Last week, Vine updated its terms of service to prohibit sexually explicit material. While that might appease nervous parents, the decision merely placed a PR rug over a glaring stain on the company’s reputation: A Daily Dot investigation into Vine’s content revealed thousands of explicitly sexually videos posted by minors, who in some cases may be younger than 12.

The social app owes a lot of its early success to teens. The service's short-looped videos—locked in at 6 seconds—are a perfect avenue for the type of ephemeral self-expression and instant attention that many young people crave.

Vine's social backbone, a stream of videos that can be re-shared with one click, is a launching pad for virality and online fame. Some of Vine's most popular teen stars accumulate followings that dwarf those of legitimate celebrities: 16-year-old Lauren Geraldo, for instance, has 2.4 million followers and makes about $2,000 every time she revines a sponsor's post.

Teens use Vine to make jokes, to post short confessionals, to capture the briefest moment of their lives. Some, however, are abusing the platform to post child porn.

One user, for instance, identified as an 11-year-old girl, posted a series of nude videos in which she performs sexual acts alone. Another, who appeared to be between 9- and 12-years-old, repeatedly exposed herself while describing sexual intercourse in exchanges with someone identifying himself as a 32-year-old male. Another profile, dedicated to aggregating sexual and nonsexual videos of children, contained over 1,700 vines and was followed by 964 users.

The comments sections for the videos were equally troubling, loaded with explicit sexual language and frequented by Vine users who were clearly adults. Many attempted to lure the minors off Vine and into private chat rooms. Here’s just one of countless examples of the types of conversations taking place on the platform.


 

Making things worse, Vine provides no simple method for anonymously reporting the profiles.

That's what prompted our tipster to contact the Daily Dot on Feb. 24.

"I've tried to report it," he or she wrote, "but it's not possible to do anonymously, so I decided against it."

Reporting a single offensive post—that is, one of the videos itself—can't be done anonymously, which is troublesome, given the content’s possible legal implications. But it is otherwise easy to report. Users just need to tap two buttons on their phone. But reporting an entire user is another thing entirely.

Vine is a mobile app, but reporting a profile requires you to fill out a form on the company’s website. Moreover, the form asks for both your full name—not something most people want to provide when reporting child pornography—and the full Vine ID of the offending profile. That ID is not easy to find. On the app, the only way to see it is, unbelievably, to click the "share profile" button from the menu. That will load up an email on your phone that includes a link with the Vine ID. You need to hit "send" before actually sharing the profile, of course. But most mobile email apps will save that draft on their servers, so someone who reports a number of profiles could also have a collection of links to child pornography in their email, unless they remember to delete them.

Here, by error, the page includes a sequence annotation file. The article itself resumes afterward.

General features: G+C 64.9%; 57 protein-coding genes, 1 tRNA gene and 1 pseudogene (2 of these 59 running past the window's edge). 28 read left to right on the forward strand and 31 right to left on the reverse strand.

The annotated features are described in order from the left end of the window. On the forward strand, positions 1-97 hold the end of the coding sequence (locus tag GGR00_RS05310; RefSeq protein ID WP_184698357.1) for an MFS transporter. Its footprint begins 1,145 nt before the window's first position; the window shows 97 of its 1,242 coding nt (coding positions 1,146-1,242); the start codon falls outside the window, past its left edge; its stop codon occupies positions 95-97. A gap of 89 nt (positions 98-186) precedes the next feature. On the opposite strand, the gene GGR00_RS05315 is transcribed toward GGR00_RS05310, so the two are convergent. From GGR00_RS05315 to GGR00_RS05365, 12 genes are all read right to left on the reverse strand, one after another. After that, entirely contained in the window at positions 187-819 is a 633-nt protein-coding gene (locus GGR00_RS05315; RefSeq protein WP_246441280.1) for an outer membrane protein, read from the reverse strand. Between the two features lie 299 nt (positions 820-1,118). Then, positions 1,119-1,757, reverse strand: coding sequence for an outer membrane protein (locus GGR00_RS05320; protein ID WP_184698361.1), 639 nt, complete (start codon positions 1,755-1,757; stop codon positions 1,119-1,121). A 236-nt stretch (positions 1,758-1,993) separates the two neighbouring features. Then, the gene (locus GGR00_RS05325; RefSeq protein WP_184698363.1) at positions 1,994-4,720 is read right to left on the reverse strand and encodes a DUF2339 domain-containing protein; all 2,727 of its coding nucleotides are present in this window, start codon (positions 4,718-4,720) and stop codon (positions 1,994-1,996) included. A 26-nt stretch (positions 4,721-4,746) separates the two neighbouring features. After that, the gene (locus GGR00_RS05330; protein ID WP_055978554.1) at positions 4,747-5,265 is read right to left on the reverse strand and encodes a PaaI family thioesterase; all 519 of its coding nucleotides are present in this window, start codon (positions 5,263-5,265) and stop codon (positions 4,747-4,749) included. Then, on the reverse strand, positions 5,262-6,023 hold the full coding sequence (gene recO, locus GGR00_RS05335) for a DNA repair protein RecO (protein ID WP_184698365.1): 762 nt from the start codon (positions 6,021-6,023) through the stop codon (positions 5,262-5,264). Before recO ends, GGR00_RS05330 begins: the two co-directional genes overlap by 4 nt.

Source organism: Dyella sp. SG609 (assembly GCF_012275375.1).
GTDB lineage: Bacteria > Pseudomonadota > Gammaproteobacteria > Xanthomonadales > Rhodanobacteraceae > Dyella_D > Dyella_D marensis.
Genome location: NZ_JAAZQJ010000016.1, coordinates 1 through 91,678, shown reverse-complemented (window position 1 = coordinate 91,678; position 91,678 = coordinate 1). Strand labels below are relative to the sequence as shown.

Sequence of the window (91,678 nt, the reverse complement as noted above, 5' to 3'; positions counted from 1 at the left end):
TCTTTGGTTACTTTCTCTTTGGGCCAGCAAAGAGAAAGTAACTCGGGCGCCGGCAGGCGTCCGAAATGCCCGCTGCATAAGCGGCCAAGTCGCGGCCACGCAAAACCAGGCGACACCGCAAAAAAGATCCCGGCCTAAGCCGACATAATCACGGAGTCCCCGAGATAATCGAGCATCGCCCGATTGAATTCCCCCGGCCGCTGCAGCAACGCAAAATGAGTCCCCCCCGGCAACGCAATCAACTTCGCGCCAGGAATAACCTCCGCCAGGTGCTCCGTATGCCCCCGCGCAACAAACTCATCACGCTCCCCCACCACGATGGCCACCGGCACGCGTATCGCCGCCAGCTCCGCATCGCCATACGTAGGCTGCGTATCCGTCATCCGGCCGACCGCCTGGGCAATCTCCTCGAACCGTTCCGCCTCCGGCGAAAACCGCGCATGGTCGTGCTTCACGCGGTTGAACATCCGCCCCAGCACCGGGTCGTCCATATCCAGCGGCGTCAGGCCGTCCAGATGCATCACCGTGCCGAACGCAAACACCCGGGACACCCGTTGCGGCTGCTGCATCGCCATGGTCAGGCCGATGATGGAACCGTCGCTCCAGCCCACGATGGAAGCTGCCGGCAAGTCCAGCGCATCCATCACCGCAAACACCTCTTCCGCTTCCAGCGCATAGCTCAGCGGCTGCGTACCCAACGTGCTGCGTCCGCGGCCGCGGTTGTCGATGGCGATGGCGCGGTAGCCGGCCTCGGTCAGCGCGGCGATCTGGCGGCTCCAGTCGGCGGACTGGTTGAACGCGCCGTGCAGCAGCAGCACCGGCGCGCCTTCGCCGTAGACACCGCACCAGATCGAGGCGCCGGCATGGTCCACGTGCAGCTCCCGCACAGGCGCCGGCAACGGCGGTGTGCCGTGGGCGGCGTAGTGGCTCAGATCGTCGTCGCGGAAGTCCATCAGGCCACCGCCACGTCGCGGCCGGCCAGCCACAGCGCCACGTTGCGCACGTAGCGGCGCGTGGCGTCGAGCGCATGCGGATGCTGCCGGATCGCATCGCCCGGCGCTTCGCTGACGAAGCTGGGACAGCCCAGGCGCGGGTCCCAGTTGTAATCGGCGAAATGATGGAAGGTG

And that's almost beside the point. It is surely counter-intuitive that to report a profile posting child porn users first have to get just one step removed from actually sharing it. And this process is essentially useless for anyone attempting to file a complaint using a computer. The "Share this profile" option appears nowhere in Vine's Web app.

Twitter, which bought Vine for $30 million in 2013, did not respond to a request for comment on this story. Instead, on March 6, after multiple Daily Dot inquiries, the company adopted a new set of rules regarding NSFW content. Pornography, as defined by the “Vine explicit sexual content FAQ," means sexually provocative nudity, or nudity in a sexual context or setting, “like a strip club.”

In addition to amending Vine's guidelines, Twitter is adopting a hands-on approach to content review. According to ZDNet, reported sexual content on Vine will undergo review by "teams that Twitter has been training specifically for consistency." It's unclear, however, what effect adding in-house moderators will have without significant modifications to Vine's existing report system.

Even with the outright ban on sexual content, child porn hasn't gone away. Some of the content the Daily Dot discovered, which in some cases dates back more than year, remains on the site. And that's at least partially because of the service's dependence on users to report child porn, and the clunky system it provides to do so.

When we scrolled through the main #teens tag on Vine earlier this week, it wasn't long until a flaccid penis appeared on the screen. It's not clear if that user was a minor or an adult, though in addition to the #teens tag, the user had added #h0rbyt33n to the post. That user's profile page, in turn, was little more than a stream of re-vined pornographic content from other accounts identifying themselves as teens.

Vine actually blacked out some of those clips, admonishing users with a warning: "This post may contain sensitive content. Click to view."

The Daily Dot reported the content to the National Center for Missing and Exploited Children.

Since the posts weren't removed outright, it's likely that the blackout and warning was a result of automated software that went into effect after enough users flagged the post. It also suggests that Twitter’s teams of content police are struggling to keep up with the service's sheer volume of porn.

And their hands-on approach is missing the most obvious and urgent cases: Self-identified minors posting their own porn.

Illustration by Dell Cameron